Plenty of ink is used covering the internal and external tensions that ultimately derailed the band, but while Volume 1 relied greatly on interviews with personalities who, shall we say, had an axe to grind (Moogy Klingman, for example), most of those involved in the period covered by Volume 2 have, on balance, a positive outlook about the period.

Some of the book's extensive research was conducted by noted Rundgren collector Tony Rogers; in Rogers' afterword, he makes slightly petulant remarks in response to reader complaints about the first volume. Specficially he dismisses concerns about editing and binding of the volume. In truth, both were serious issues in Volume One; while well-written and organized, the book was rife with errors. And the binding did fall apart readily. But neither of those kept that book from being an essential read for anyone with more than a passing interest in Rundgren's career.

Both of those problems have been addressed (to some degree) in Volume Two, and the result is an even better book. Those hardcore fans will want both, but since James helpfully starts out Vol. 2 with a capsule summary of the first book, Vol. 2 is the one to get.

At the rate he's going, James will likely need two more books to bring the story up to date. And since Todd's as busy as ever, depending on how long that takes, who knows -- we may some day see Volume 5.

Friday, January 29, 2010

Todd Rundgrens' Johnson tour dates

FRI 4/2/10 Engelwood, NJ Bergen County PAC
SAT 4/3/10 Salisbury, MA Tupelo Music Hall
WED 4/7/10 Newark, OH Midland Theater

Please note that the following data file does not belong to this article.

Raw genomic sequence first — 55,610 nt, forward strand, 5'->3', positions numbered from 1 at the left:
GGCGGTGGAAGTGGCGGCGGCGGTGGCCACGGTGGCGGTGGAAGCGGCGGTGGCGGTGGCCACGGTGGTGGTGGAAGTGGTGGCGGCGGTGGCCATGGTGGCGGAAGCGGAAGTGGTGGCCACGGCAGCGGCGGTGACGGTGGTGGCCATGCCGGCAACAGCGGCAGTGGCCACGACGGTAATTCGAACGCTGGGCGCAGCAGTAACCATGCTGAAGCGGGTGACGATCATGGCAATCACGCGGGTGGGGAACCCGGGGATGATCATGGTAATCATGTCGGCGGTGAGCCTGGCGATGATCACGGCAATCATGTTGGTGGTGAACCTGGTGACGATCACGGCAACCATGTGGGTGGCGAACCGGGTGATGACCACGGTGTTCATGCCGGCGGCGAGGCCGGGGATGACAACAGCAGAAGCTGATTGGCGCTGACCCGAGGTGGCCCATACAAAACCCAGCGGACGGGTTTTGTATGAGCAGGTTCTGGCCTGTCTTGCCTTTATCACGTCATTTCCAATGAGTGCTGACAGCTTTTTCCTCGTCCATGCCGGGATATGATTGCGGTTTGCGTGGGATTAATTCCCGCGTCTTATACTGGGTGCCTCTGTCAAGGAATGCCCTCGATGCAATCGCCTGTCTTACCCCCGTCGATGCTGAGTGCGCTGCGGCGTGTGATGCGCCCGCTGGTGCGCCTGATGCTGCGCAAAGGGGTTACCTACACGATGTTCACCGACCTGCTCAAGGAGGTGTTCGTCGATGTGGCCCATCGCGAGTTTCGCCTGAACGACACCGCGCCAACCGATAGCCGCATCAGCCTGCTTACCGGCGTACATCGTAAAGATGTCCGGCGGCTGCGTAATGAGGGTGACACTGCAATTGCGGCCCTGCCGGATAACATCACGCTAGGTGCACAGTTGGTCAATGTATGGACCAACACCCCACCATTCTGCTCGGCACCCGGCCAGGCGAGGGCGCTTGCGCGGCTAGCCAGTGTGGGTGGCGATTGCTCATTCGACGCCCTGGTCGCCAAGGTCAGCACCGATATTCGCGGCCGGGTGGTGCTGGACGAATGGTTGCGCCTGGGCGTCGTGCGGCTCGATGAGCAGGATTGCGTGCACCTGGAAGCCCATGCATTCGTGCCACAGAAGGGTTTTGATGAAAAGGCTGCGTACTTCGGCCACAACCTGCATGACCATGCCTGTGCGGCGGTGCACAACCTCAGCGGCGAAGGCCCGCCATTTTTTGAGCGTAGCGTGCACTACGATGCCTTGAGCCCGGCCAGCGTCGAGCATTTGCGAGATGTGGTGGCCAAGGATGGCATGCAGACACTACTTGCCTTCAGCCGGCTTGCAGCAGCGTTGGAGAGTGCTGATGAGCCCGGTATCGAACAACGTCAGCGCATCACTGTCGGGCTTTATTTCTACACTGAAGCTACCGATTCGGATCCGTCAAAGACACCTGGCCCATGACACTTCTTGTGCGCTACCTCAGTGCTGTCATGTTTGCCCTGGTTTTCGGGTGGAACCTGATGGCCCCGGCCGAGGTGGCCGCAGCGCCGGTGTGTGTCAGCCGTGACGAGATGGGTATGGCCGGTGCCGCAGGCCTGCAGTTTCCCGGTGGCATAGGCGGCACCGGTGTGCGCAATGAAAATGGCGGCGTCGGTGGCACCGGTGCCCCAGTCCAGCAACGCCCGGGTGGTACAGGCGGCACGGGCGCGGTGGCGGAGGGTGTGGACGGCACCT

FRI 4/9/10 Pittsburgh, PA Palace Theater
SAT 4/10/10 Uncasville, CT Mohegan Sun - Wolf Den
SUN 4/11/10 Ridgefield, CT Ridgefield Playhouse presale 2/1 onsale 2/5
TUE 4/13/10 Alexandria,VA The Birchmere
WED 4/14/10 Baltimore, MD Rams Head Tavern

more to come

Wednesday, January 27, 2010

News on Todd and The Rogue's Gallery in Sydney >rehearsal

Kings of the Rogue - TODD RUNDGREN..Peter Garrett and Tim Robbins steal the show in rehearsals with Marianne Faithfull and the stellar line-up of Rogue's Gallery - a concert tribute to songs of the sea

Tuesday, January 26, 2010

Q&A: >Todd Rundgren on recreating A Wizard, A True Star

Q&A: Todd Rundgren on recreating A Wizard, A True Star
How his 1973 prog opus returned to stage

Terry Staunton, Tue 26 Jan 2010, 8:50 am UTC

As well as touring with the likes of Ringo Starr's All-Starr Band, producing just about every rock staple from New York Dolls to Meat Loaf and being name-dropped and sampled by today's geeky hipsters Simian Mobile Disco and Hot Chip, Todd Rundgren's solo records remain among his most celebrated works. None so more than 1973's seminal A Wizard, A True Star.

As Rundgren prepares to bring his prog opus in its entirety to London's Hammersmith Apollo on 6 February, we caught up with him about what it takes to recreate a classic on stage.

Have you played the whole of the album live before?